If the LOOPS make it possible to structure the page in a logical manner, all that remains is to present the content in an aesthetic way. SPIP cannot design the page for you but you can make use of its filters...
Content stored in the database is presented in the form of a block of text, and you will want to manipulate it before displaying it on the screen. Filters are made for this:
- the most used filters (they are applied automatically) are
|propre; the first is a typographical corrector, whose principal mission is to add non-breaking spaces where they are needed (refer to SPIP’s online help); the second looks after formatting paragraphs and applying styles to text marked with SPIP shortcuts (italics, bold, subtitles, etc.) - by default it is only applied to long texts (
- other filters are very useful: for example
|majuscules (display in capital letters),
|justifier (justify text) or
|aligner_droite (right align the text), or the esoteric
|saison (season - which displays "summer" if the variable is a date ranging between 21 June and 20 September).
To use a filter it is necessary to enclose the variable in round and in square brackets (we will see the implications later):
[blah blah (#VARIABLE|filter) blah blah]
It is possible to concatenate filters  like this:
[(#DATE_REDAC|saison|majuscules)] would display "WINTER"
Exercise covering all the lessons up to this one: Try to display, in capitals, the titles of the 10 most recent articles in the section passed in context, and to put at the top of the page the current season (i.e. the season in which the most recent article in the whole database was published).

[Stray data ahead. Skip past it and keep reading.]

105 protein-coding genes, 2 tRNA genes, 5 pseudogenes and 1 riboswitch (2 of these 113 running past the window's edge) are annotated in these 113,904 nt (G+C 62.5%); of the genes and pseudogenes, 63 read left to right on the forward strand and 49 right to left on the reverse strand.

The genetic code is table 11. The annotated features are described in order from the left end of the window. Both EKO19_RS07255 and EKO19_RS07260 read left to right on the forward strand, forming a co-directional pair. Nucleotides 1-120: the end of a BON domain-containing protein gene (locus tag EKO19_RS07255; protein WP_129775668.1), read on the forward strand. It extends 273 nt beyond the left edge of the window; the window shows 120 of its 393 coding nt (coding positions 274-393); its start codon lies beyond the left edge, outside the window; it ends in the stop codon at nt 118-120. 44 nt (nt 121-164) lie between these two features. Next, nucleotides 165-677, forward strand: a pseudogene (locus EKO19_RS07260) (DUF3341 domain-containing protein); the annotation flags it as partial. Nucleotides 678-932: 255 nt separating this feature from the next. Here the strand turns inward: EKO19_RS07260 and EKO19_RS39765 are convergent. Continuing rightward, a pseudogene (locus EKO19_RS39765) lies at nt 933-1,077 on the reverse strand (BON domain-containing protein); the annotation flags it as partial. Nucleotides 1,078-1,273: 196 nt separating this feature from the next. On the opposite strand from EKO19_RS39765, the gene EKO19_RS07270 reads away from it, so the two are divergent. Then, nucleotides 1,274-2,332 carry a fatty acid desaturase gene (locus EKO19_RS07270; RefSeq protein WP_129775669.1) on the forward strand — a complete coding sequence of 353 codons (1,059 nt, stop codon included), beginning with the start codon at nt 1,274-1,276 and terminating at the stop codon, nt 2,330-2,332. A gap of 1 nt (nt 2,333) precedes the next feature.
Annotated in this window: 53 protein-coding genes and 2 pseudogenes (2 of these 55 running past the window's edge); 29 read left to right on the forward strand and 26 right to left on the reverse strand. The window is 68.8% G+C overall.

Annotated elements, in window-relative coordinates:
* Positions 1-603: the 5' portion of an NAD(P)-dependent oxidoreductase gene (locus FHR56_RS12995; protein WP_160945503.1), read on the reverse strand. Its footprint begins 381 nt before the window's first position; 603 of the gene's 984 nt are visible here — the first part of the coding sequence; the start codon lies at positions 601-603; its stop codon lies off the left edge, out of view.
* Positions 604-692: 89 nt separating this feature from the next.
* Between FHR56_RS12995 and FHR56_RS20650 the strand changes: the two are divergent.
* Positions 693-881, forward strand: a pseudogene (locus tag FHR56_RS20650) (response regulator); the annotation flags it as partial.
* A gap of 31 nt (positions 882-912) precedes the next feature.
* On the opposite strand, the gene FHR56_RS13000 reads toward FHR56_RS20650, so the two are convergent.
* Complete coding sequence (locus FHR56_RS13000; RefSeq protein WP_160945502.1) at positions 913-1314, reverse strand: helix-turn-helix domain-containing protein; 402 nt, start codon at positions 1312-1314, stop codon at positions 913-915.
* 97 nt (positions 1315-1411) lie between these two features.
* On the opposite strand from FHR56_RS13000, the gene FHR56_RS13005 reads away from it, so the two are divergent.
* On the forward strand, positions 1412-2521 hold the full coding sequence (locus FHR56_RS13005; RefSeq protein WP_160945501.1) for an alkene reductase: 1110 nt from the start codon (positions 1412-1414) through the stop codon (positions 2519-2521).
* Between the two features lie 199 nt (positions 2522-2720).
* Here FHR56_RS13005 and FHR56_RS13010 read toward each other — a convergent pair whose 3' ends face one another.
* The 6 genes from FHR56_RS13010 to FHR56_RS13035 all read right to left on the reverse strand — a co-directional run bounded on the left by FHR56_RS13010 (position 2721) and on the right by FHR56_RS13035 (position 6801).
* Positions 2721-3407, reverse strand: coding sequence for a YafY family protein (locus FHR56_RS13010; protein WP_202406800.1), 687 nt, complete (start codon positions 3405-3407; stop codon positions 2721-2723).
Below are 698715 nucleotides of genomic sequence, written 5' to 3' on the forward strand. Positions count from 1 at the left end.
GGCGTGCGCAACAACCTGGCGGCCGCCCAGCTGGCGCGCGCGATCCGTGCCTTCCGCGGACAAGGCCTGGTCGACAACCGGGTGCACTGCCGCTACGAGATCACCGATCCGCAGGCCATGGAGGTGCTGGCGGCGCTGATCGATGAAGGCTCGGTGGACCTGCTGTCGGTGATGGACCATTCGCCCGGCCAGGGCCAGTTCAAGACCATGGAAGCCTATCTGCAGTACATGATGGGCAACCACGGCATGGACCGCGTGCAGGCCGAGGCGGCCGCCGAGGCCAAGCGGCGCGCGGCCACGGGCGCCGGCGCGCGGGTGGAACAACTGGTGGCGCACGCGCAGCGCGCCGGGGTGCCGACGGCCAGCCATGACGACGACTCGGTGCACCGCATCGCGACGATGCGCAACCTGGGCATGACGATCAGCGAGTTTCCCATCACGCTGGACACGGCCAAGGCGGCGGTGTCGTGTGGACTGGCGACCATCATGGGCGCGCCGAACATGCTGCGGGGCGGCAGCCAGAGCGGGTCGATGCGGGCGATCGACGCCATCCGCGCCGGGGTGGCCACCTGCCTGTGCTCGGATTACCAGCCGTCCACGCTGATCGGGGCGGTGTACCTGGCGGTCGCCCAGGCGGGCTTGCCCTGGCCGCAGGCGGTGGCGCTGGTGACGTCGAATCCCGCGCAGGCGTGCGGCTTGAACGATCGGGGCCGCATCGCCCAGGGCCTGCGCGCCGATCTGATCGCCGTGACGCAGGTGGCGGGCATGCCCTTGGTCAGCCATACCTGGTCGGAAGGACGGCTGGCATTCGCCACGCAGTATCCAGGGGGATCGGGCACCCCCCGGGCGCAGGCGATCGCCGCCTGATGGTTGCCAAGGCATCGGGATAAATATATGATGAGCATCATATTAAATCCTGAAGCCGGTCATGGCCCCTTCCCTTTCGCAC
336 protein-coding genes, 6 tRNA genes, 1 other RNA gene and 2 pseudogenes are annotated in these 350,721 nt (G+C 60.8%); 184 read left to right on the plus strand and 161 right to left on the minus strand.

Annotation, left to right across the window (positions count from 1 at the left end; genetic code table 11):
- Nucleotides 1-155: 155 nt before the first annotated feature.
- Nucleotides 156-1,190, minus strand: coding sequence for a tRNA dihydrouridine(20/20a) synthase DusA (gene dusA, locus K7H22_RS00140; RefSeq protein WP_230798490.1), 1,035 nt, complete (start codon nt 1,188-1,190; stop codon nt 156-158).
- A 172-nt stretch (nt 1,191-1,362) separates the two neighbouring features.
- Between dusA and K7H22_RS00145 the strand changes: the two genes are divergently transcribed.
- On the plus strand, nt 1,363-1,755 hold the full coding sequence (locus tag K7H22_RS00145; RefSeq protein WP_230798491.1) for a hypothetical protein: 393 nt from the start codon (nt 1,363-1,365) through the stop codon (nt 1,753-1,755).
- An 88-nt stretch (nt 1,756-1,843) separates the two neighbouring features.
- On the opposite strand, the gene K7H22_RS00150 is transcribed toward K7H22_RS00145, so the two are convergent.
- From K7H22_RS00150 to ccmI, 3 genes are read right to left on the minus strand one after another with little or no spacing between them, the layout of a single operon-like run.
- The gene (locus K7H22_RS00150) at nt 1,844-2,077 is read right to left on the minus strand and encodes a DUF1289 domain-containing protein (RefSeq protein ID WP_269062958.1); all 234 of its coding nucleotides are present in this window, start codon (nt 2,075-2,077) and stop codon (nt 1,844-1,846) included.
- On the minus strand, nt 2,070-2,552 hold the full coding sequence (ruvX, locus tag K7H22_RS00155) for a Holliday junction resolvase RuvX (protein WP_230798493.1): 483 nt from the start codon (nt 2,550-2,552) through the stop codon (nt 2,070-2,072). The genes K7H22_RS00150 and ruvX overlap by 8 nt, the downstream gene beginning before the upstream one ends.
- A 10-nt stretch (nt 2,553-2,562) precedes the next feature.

Why the brackets? Let us suppose that your database contains dated articles and others not dated. The variable #DATE equals "2003-07-01 10-53-01" (MySQL format) in the first case, and "0000-00-00 00-00-00" in the second case. To display the date in a nice format we will use the following lines in the template:
Here the filter
|affdate displays the date in letters (in the format "1st July 2003"), but returns a null string if the date is unknown (equal to "0000..."). The square brackets enclose the text to be displayed on either side of the date if the result between brackets is not a null string.
Result: only the dated articles cause the display of a table containing the date. A well-designed template will define precisely what should or should not be displayed according to the content... Filters are also useful for this.